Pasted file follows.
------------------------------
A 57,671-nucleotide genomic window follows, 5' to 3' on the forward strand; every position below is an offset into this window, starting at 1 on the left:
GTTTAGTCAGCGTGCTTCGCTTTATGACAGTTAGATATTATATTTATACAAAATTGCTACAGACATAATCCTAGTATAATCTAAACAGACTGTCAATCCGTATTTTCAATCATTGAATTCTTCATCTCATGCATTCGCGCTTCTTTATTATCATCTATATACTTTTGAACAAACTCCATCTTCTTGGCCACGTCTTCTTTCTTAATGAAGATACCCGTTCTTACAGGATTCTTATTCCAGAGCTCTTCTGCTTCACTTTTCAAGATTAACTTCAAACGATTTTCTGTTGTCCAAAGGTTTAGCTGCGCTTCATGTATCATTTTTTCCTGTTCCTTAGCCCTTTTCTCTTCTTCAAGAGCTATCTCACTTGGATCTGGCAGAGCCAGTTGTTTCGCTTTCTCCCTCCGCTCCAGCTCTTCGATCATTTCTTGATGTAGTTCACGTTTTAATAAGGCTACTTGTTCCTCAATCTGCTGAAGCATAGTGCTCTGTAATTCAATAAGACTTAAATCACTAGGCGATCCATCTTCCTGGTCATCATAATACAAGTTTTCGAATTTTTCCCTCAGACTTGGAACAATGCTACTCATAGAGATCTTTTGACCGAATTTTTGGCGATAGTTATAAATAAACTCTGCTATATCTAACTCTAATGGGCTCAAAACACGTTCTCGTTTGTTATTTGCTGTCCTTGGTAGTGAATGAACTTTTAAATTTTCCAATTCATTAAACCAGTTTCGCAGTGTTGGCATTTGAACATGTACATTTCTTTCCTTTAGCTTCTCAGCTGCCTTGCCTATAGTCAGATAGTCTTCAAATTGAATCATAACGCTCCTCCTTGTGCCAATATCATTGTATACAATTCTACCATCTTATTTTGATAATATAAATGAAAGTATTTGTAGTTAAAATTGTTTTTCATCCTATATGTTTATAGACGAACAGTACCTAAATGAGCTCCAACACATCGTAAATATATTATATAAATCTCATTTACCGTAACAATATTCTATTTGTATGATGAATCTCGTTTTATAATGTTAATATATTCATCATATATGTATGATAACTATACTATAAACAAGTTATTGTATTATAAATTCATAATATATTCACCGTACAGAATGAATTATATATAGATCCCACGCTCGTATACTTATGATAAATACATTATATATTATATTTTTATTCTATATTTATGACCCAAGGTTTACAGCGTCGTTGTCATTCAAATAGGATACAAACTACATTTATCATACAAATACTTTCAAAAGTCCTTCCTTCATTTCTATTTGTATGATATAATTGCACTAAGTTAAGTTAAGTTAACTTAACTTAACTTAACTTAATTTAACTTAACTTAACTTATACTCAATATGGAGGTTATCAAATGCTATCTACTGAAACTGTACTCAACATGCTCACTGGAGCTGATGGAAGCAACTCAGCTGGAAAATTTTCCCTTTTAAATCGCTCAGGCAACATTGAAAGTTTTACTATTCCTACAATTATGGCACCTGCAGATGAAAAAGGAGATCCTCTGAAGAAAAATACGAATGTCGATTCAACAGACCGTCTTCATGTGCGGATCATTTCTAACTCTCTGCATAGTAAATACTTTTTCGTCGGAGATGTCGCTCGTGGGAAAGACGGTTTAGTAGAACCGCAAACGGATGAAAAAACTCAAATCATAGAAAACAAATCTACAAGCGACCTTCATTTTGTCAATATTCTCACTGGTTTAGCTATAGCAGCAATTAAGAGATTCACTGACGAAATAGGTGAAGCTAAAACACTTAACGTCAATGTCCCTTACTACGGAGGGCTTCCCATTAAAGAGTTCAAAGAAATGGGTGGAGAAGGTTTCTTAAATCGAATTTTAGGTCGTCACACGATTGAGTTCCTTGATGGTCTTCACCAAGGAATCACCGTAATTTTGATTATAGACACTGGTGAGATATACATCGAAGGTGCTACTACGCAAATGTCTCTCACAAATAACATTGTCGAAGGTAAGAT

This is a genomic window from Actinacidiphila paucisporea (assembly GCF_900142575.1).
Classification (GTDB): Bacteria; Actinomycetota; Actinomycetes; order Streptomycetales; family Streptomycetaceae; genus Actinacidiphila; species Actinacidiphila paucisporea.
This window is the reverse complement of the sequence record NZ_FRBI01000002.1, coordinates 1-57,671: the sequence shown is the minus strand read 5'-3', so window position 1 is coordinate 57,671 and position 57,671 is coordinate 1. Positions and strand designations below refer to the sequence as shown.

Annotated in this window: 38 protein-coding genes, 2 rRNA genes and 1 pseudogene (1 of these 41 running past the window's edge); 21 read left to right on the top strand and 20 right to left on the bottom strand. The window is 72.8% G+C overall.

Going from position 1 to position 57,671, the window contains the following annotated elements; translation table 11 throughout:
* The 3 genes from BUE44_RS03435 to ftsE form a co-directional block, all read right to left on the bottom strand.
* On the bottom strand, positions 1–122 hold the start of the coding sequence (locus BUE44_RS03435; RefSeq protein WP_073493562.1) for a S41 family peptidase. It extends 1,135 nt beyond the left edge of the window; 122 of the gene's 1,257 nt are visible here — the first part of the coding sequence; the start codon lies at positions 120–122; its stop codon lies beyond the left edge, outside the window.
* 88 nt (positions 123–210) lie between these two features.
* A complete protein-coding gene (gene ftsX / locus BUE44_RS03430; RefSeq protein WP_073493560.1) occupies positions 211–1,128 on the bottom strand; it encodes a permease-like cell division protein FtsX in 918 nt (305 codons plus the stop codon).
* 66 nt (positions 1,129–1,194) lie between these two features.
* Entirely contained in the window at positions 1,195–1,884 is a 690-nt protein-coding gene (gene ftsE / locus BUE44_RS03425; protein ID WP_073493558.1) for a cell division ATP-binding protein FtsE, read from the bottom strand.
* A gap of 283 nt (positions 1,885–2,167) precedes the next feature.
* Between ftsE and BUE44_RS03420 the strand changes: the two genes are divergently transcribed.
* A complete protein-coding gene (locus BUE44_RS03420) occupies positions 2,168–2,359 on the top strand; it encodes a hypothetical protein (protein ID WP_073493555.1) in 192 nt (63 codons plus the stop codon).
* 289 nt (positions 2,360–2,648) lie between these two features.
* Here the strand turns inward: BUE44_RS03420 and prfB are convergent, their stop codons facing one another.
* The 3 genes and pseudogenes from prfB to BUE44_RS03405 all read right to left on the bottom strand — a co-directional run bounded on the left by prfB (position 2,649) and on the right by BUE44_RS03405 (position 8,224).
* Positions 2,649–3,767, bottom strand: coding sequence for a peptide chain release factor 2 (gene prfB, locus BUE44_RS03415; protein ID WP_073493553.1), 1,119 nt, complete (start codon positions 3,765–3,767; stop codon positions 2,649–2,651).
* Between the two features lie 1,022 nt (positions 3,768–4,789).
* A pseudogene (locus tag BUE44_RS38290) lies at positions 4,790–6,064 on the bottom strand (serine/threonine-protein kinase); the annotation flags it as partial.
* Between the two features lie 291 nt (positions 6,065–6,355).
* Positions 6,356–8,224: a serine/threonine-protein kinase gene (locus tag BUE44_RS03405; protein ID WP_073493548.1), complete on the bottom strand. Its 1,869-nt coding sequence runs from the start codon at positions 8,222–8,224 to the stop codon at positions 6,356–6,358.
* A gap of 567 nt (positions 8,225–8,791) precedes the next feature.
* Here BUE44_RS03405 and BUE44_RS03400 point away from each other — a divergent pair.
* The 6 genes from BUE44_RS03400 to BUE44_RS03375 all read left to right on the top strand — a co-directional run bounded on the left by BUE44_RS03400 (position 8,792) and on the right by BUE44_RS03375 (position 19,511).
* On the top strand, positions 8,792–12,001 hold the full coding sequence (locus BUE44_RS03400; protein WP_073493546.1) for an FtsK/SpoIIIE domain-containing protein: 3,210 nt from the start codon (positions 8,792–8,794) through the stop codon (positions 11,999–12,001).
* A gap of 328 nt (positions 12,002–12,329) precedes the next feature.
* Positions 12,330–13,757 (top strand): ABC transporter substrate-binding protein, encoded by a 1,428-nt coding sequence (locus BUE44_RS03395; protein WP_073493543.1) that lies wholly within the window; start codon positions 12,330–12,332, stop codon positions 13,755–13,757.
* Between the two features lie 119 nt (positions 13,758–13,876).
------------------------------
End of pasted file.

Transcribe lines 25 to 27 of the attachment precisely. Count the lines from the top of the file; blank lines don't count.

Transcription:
* A gap of 567 nt (positions 8,225–8,791) precedes the next feature.
* Here BUE44_RS03405 and BUE44_RS03400 point away from each other — a divergent pair.
* The 6 genes from BUE44_RS03400 to BUE44_RS03375 all read left to right on the top strand — a co-directional run bounded on the left by BUE44_RS03400 (position 8,792) and on the right by BUE44_RS03375 (position 19,511).